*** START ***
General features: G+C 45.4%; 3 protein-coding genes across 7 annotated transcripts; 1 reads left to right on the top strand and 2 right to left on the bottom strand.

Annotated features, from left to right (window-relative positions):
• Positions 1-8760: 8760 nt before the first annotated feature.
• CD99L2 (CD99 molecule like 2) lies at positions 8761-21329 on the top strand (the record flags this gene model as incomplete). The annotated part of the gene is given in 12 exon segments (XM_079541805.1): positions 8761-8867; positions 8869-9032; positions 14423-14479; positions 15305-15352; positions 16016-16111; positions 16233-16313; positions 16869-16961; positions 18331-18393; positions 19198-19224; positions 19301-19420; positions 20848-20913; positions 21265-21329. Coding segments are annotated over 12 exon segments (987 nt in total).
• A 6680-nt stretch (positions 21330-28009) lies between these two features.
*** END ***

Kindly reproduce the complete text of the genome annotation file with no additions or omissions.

General features: G+C 45.4%; 3 protein-coding genes across 7 annotated transcripts; 1 reads left to right on the top strand and 2 right to left on the bottom strand.

Annotated features, from left to right (window-relative positions):
• Positions 1-8760: 8760 nt before the first annotated feature.
• CD99L2 (CD99 molecule like 2) lies at positions 8761-21329 on the top strand (the record flags this gene model as incomplete). The annotated part of the gene is given in 12 exon segments (XM_079541805.1): positions 8761-8867; positions 8869-9032; positions 14423-14479; positions 15305-15352; positions 16016-16111; positions 16233-16313; positions 16869-16961; positions 18331-18393; positions 19198-19224; positions 19301-19420; positions 20848-20913; positions 21265-21329. Coding segments are annotated over 12 exon segments (987 nt in total).
• A 6680-nt stretch (positions 21330-28009) lies between these two features.